And she has promised to make sure that this never happens again in another community in America. Just last week, Clinton released a detailed plan to fight for environmental justice, built off of her thorough understanding of Flint’s challenges and long record on these issues. Her plan would eliminate lead as a major public health threat and modernize drinking systems nationwide.
Finley levels the absurd charge that Clinton’s supposedly diminished attention has put the federal funding Flint needs to the back burner. But she has roundly condemned the real culprit: a dysfunctional Congress which has held up desperately needed relief.
Bernie has been and gone. But Hillary is STILL working the problem together with the locals and she didn't even win in MI!
That is THE difference right there and shows why I am very proud to support her.
Posted by BlueMTexpat | Tue Apr 26, 2016, 07:31 PM (4 replies)
In her closing ad before Tuesday's East Coast primaries in five states, former secretary of state Hillary Clinton is looking past the primaries with a message of unity.
Her new ad, "Love and Kindness," presents a positive message of coming together and protecting each other--a sign she is beginning to move toward unifying Democrats behind her candidacy for the general election.
"Let's break down barriers so we can all rise together," the ad says, in text running across the screen over footage of Clinton speaking and meeting supporters. "Do all the good we can in all the ways we can for all the people we can."
That's Our Gal!
Posted by BlueMTexpat | Mon Apr 25, 2016, 06:59 PM (5 replies)
Presidential hopeful Bernie Sanders admitted Sunday that his campaign is battling uphill on NBC's Meet the Press. When host Chuck Todd asked Sanders whether or not he would call his campaign a success, even if it doesn't end in the Democratic nomination, the Vermont senator answered yes — and nodded to his position as the underdog.
"While we have a narrow path to victory, we're gonna fight through that path and we hope to win," Sanders said.
There is a wonderful gif at the link.
Posted by BlueMTexpat | Mon Apr 25, 2016, 09:23 AM (11 replies)
WASHINGTON: A nationwide grassroot body of Indian-Americans has been launched by Democratic frontrunner Hillary Clinton's campaign to support the former secretary of state, hinting that an Indian-American could also be appointed under her presidency.
The organisation named 'Indian-Americans for Hillary Clinton' (IAHC) was launched yesterday in a Maryland suburb of Washington by Clinton's campaign manager John Podesta.
Mr Podesta, who personally came down from the campaign headquarters of New York, told a gathering of Indian-Americans that relationship between India and the US would reach a new level after Clinton is elected as the president in the November elections.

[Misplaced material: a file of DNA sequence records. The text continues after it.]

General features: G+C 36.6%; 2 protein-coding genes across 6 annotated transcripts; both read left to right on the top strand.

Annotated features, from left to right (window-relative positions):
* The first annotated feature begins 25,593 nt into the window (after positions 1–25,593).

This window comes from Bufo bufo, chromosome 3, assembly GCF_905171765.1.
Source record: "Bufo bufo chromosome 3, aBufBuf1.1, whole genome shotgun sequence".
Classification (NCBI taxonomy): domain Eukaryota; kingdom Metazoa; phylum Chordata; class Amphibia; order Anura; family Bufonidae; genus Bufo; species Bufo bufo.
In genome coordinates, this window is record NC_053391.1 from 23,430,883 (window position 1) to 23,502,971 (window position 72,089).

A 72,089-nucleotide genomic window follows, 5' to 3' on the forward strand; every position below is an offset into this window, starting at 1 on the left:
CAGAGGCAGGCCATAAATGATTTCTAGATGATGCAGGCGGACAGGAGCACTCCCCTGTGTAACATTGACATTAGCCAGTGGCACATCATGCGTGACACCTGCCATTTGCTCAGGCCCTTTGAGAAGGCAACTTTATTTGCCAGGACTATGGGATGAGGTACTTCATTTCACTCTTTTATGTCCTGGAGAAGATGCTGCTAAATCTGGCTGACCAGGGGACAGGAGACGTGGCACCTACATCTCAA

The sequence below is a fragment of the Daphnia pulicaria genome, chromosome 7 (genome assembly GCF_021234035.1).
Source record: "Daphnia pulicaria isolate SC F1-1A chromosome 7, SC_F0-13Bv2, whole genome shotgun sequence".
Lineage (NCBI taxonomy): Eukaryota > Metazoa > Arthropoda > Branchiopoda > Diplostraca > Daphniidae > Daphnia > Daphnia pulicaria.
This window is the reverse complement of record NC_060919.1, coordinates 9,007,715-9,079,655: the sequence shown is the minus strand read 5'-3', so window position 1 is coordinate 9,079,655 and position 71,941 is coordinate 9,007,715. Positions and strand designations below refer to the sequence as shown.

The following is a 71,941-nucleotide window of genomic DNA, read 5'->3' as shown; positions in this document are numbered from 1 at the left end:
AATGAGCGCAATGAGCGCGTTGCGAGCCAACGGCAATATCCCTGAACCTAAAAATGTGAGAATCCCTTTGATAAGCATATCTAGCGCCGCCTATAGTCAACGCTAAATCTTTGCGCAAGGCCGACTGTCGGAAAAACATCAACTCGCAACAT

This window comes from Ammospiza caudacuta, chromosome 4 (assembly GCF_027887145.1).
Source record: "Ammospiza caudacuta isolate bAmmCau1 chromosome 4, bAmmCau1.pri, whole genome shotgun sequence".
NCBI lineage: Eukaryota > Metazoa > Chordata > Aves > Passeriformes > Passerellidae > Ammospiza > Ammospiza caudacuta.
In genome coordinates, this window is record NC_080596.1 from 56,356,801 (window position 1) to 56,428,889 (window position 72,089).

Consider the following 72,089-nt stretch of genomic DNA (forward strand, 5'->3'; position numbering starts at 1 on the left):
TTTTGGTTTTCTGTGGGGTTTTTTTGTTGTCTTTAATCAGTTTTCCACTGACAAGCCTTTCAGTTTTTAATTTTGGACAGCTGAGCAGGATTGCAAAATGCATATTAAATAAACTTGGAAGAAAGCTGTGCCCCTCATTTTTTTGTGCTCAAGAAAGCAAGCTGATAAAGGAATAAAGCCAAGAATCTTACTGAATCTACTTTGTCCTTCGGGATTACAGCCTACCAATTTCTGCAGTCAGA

"One of the things that she is committed to having a broad diverse cabinet than any administration. And I think, as Senator and as Secretary she showed that commitment by appointing Indian-Americans to positions of responsibilities and I think you should expect that as president of the United States," Mr Podesta said.
NB (nothing whatsoever to do with politics): I had to wait for an ad to play for several seconds before being able to read this article. If you are in the market for a sari and you get the same ad, you might find it interesting.
Posted by BlueMTexpat | Mon Apr 25, 2016, 07:34 AM (5 replies)
Unlike the routine tug of war Democrats get into every four years over whether to be more like Denmark or more like the status quo, the Senate battle between Reps. Donna Edwards and Chris Van Hollen is a slug fest dripping with accusations of sexism and racism.
See, Van Hollen’s a white boy. That was evident when I followed him as he went on an awkward tour of Baltimore’s black barbershops on Saturday. Wearing a wrinkled sport coat from the car trip he’d obviously taken that morning from the predominantly white suburbs of Washington, the seven-term congressman stood out like, well, a clunky white politician pandering for votes in gritty Northeast Baltimore.
The Senate candidate—who is moderate, or at least an ‘establishment’ deal maker, and by most accounts has had to tack left in the primary, like Clinton, on issues like trade policy—was most at ease when discussing Maryland sports.
That other member of the House trying to attain new and highly coveted Senate digs is Donna Edwards—a five-term congresswoman who is a black. Her unspoken pitch to voters is that she’s, well, black.
The congresswoman, who represents the most affluent African-American population in the nation from the suburbs of D.C., seems perplexed the Democratic Party establishment seems to be stacking the deck for Van Hollen in the race to replace Senator Mikulski. The five-term senator was a feisty pioneer and the first female elected to the upper chamber of Congress without an appointment or riding the coattails of a deceased husband or father.
“I thought that for us, as Democrats, we say we’re a party of diversity and inclusion, we believe that it’s important for all voices to be at the table,” a visibly annoyed Edwards said. “I’m making a very compelling argument that, all things being equal, we know that they are not equal and it’s time to have the voice of an African-American woman who is highly qualified to be in the United States Senate.”
There are two excellent Dem candidates in this MD Senate race, and it's neck-and-neck. FI: BOTH have endorsed Hillary Clinton for President.
Posted by BlueMTexpat | Mon Apr 25, 2016, 07:24 AM (3 replies)